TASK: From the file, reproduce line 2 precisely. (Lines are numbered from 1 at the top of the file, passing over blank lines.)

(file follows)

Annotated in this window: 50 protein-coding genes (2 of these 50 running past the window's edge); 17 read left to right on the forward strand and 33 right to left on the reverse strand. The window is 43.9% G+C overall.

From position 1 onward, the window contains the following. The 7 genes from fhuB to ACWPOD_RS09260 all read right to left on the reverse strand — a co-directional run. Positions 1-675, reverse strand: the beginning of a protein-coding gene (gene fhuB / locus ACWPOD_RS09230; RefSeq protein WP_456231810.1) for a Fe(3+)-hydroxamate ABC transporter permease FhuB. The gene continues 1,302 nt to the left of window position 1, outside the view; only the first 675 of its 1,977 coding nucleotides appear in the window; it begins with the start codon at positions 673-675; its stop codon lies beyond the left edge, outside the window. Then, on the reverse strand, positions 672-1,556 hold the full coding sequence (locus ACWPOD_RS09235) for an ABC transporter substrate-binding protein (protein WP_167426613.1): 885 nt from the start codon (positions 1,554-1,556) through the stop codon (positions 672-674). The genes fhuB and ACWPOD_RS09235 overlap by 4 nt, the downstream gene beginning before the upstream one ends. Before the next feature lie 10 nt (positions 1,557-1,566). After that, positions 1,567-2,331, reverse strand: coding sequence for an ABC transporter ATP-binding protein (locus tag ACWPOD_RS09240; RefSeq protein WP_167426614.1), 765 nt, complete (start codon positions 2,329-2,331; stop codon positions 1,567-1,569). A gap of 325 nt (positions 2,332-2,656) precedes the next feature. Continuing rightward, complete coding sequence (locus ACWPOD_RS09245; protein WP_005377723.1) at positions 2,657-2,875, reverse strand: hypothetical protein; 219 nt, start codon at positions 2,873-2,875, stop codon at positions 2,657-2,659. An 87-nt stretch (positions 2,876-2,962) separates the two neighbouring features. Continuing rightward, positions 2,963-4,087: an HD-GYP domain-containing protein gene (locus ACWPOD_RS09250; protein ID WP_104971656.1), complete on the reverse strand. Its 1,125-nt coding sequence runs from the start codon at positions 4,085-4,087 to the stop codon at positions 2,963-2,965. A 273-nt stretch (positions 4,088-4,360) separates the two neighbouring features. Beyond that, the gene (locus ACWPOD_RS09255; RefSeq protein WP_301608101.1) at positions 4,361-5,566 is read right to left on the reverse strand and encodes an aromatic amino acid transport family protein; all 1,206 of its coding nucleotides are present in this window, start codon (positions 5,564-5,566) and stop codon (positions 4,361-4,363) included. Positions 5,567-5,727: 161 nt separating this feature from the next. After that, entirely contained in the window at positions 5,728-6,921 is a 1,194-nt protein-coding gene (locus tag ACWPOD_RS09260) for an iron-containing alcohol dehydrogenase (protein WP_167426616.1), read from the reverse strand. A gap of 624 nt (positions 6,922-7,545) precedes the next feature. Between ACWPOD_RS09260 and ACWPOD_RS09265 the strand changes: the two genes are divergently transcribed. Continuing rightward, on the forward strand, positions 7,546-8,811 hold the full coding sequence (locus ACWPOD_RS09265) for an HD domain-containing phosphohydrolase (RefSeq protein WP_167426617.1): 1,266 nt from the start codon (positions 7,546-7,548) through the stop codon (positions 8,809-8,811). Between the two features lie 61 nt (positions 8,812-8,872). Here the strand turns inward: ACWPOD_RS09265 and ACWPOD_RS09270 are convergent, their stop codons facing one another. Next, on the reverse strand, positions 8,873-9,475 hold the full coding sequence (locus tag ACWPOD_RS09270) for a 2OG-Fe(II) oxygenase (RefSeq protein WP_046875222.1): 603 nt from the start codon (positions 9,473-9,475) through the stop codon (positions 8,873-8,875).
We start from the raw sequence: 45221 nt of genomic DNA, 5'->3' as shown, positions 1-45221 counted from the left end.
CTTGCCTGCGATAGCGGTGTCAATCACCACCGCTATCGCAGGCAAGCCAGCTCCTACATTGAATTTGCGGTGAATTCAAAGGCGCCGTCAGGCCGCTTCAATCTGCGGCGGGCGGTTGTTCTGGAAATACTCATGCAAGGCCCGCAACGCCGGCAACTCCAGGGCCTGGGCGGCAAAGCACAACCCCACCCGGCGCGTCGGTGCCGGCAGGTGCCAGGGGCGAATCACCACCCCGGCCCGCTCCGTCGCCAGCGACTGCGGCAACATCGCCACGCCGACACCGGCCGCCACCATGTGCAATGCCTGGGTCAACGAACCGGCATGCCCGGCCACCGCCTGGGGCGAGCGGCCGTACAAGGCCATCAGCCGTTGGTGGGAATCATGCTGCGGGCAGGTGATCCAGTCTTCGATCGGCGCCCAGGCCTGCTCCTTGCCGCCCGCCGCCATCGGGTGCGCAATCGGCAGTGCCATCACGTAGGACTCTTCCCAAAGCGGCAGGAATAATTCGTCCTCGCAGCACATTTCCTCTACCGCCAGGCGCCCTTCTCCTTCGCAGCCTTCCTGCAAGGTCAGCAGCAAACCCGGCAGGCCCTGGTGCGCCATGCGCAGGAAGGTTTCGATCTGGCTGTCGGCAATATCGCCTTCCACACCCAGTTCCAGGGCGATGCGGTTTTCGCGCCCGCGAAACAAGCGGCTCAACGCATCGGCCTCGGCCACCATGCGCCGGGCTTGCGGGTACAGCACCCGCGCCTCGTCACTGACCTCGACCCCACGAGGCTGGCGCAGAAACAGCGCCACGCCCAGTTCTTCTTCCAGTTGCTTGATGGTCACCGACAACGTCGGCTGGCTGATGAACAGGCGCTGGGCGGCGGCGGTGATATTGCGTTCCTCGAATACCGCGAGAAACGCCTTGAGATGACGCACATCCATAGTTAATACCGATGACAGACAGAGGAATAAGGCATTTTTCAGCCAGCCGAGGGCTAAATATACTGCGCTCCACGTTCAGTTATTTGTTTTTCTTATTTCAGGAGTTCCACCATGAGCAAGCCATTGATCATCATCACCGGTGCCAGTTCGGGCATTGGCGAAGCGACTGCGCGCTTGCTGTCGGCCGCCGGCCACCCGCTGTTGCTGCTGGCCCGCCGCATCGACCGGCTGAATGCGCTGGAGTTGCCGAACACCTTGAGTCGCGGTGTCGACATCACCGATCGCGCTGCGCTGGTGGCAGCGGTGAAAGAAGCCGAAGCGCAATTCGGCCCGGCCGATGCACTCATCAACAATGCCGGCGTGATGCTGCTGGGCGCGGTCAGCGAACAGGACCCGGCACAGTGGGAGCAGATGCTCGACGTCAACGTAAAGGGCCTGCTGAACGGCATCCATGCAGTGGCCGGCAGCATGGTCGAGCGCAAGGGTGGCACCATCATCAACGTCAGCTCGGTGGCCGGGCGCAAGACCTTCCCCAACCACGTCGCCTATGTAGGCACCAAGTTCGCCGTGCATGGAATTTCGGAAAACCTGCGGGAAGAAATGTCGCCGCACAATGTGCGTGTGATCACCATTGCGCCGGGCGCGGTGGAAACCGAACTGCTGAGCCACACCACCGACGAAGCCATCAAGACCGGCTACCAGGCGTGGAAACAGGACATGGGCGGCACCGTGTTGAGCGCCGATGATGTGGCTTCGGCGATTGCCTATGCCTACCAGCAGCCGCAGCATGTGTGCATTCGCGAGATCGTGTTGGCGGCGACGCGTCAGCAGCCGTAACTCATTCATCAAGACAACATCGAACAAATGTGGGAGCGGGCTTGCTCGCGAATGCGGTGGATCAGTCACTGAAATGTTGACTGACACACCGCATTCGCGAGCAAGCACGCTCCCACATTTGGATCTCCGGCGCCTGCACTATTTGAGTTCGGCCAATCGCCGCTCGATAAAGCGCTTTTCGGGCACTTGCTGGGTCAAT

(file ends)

From position 1 onward, the window contains the following. The 7 genes from fhuB to ACWPOD_RS09260 all read right to left on the reverse strand — a co-directional run. Positions 1-675, reverse strand: the beginning of a protein-coding gene (gene fhuB / locus ACWPOD_RS09230; RefSeq protein WP_456231810.1) for a Fe(3+)-hydroxamate ABC transporter permease FhuB. The gene continues 1,302 nt to the left of window position 1, outside the view; only the first 675 of its 1,977 coding nucleotides appear in the window; it begins with the start codon at positions 673-675; its stop codon lies beyond the left edge, outside the window. Then, on the reverse strand, positions 672-1,556 hold the full coding sequence (locus ACWPOD_RS09235) for an ABC transporter substrate-binding protein (protein WP_167426613.1): 885 nt from the start codon (positions 1,554-1,556) through the stop codon (positions 672-674). The genes fhuB and ACWPOD_RS09235 overlap by 4 nt, the downstream gene beginning before the upstream one ends. Before the next feature lie 10 nt (positions 1,557-1,566). After that, positions 1,567-2,331, reverse strand: coding sequence for an ABC transporter ATP-binding protein (locus tag ACWPOD_RS09240; RefSeq protein WP_167426614.1), 765 nt, complete (start codon positions 2,329-2,331; stop codon positions 1,567-1,569). A gap of 325 nt (positions 2,332-2,656) precedes the next feature. Continuing rightward, complete coding sequence (locus ACWPOD_RS09245; protein WP_005377723.1) at positions 2,657-2,875, reverse strand: hypothetical protein; 219 nt, start codon at positions 2,873-2,875, stop codon at positions 2,657-2,659. An 87-nt stretch (positions 2,876-2,962) separates the two neighbouring features. Continuing rightward, positions 2,963-4,087: an HD-GYP domain-containing protein gene (locus ACWPOD_RS09250; protein ID WP_104971656.1), complete on the reverse strand. Its 1,125-nt coding sequence runs from the start codon at positions 4,085-4,087 to the stop codon at positions 2,963-2,965. A 273-nt stretch (positions 4,088-4,360) separates the two neighbouring features. Beyond that, the gene (locus ACWPOD_RS09255; RefSeq protein WP_301608101.1) at positions 4,361-5,566 is read right to left on the reverse strand and encodes an aromatic amino acid transport family protein; all 1,206 of its coding nucleotides are present in this window, start codon (positions 5,564-5,566) and stop codon (positions 4,361-4,363) included. Positions 5,567-5,727: 161 nt separating this feature from the next. After that, entirely contained in the window at positions 5,728-6,921 is a 1,194-nt protein-coding gene (locus tag ACWPOD_RS09260) for an iron-containing alcohol dehydrogenase (protein WP_167426616.1), read from the reverse strand. A gap of 624 nt (positions 6,922-7,545) precedes the next feature. Between ACWPOD_RS09260 and ACWPOD_RS09265 the strand changes: the two genes are divergently transcribed. Continuing rightward, on the forward strand, positions 7,546-8,811 hold the full coding sequence (locus ACWPOD_RS09265) for an HD domain-containing phosphohydrolase (RefSeq protein WP_167426617.1): 1,266 nt from the start codon (positions 7,546-7,548) through the stop codon (positions 8,809-8,811). Between the two features lie 61 nt (positions 8,812-8,872). Here the strand turns inward: ACWPOD_RS09265 and ACWPOD_RS09270 are convergent, their stop codons facing one another. Next, on the reverse strand, positions 8,873-9,475 hold the full coding sequence (locus tag ACWPOD_RS09270) for a 2OG-Fe(II) oxygenase (RefSeq protein WP_046875222.1): 603 nt from the start codon (positions 9,473-9,475) through the stop codon (positions 8,873-8,875).